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Friday, 11 August 2017

Major online update to CSORP (State Papers), 1823-30

After a five-year wait, a second major update to the online catalogue of the Chief Secretary of Ireland's Office Registered Papers (CSORP) has been launched today by Heather Humphreys TD, Minister for Culture, Heritage and the Gaeltacht. The newly-available catalogue entries cover 1823-1830, and join those for 1818-1822 (online since 2012 - see blogpost).

This important resource is one of the most valuable 19th-century collections. The Chief Secretary's Office, located in Dublin Castle, was a key political office for the British administration at the time. As well as the official records, the archives include unofficial correspondence from private individuals and bodies on a wide variety of topics; some topics of national importance but there are also many personal stories and plights concerning employment, health, unfair incarceration/punishment, religious intolerance, neighbour disputes, and so on.

Among the material are many petitions accompanied by long lists of signatures – an untapped resource that I'm sure genealogists will quickly get stuck into.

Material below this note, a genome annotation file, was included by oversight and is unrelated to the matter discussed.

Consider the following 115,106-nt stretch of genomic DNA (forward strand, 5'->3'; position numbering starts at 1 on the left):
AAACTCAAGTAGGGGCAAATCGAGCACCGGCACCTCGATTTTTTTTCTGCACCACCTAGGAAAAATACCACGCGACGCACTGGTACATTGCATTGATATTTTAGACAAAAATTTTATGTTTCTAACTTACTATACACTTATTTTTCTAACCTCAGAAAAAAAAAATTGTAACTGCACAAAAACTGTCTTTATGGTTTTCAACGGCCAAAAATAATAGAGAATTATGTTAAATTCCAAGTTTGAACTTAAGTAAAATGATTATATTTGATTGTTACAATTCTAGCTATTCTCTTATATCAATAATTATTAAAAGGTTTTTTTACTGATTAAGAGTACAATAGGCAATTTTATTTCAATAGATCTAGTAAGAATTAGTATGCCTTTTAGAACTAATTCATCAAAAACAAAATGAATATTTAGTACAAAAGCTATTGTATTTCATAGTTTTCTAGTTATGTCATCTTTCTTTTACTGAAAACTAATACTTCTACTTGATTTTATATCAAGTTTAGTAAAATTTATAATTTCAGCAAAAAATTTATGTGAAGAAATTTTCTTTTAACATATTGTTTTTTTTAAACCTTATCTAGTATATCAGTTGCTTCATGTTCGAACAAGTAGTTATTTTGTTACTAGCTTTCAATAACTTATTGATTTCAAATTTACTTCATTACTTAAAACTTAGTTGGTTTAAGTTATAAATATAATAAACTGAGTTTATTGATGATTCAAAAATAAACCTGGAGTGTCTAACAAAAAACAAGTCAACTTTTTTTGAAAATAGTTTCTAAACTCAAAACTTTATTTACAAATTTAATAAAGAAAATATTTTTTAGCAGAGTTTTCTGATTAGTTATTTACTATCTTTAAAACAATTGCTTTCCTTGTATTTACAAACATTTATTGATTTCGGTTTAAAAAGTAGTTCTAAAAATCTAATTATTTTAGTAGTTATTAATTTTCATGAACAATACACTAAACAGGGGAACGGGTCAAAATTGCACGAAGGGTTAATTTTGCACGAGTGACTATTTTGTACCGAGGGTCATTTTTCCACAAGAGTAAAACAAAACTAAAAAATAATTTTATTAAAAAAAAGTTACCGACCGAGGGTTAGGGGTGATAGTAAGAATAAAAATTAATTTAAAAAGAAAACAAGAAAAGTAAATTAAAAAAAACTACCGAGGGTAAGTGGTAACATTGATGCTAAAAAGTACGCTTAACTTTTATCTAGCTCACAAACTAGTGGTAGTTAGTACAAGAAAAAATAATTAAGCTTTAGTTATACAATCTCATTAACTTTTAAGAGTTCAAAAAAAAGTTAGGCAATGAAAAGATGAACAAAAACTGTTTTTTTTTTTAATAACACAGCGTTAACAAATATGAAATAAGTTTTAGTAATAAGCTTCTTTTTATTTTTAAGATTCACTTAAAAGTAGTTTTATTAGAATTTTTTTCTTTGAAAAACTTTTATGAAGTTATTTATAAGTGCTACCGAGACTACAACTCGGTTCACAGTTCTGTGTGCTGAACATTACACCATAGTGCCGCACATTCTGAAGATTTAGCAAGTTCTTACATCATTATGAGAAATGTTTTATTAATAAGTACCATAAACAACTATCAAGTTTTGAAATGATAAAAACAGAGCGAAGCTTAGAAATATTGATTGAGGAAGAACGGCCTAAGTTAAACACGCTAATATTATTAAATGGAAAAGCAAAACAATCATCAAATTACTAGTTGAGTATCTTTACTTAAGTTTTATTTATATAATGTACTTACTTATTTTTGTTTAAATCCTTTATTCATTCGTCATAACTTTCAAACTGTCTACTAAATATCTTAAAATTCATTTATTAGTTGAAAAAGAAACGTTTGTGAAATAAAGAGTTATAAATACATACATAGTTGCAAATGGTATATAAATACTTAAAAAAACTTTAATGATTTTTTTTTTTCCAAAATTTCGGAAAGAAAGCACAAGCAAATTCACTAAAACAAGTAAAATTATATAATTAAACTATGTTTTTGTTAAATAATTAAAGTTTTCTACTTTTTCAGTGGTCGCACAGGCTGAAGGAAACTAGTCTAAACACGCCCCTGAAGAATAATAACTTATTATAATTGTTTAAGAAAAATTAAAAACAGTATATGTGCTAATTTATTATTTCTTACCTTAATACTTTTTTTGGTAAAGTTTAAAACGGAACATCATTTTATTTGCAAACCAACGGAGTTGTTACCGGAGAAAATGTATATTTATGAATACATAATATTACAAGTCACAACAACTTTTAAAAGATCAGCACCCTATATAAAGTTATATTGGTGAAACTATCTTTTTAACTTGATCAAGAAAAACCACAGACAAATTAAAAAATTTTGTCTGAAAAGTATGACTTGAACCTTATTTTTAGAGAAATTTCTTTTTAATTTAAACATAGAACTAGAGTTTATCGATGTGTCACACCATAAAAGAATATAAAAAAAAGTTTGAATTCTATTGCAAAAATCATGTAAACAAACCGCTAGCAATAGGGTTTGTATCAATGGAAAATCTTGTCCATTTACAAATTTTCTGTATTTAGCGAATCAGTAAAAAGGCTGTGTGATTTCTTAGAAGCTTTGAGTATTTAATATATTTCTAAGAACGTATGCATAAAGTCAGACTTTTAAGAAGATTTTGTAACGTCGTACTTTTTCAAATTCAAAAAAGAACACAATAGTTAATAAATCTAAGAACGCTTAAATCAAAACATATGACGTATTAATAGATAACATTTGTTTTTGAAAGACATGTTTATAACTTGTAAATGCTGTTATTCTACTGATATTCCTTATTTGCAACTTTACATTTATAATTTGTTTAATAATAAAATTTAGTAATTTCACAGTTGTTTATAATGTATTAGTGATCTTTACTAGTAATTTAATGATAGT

Launching the update, Minister Humpreys said: “I am very pleased to announce the online publication of this fascinating material by the National Archives. The updated website includes a catalogue containing over 33,500 items, providing a rich insight into Irish political, social, religious and economic life in the early 19th century. The records include petitions, police reports, official memoranda and private correspondence which flowed into and out of the Dublin Castle administration."

The cataloguing of the collection has been undertaken by archivists at the National Archives funded by the Crowley Bequest and the Department of Culture, Heritage, and the Gaeltacht.

The online catalogue is available at www.csorp.nationalarchives.ie and the original documents are freely available for public consultation at the Reading Room of the National Archives in Bishop Street, Dublin 8, subject to the normal rules of the National Archives.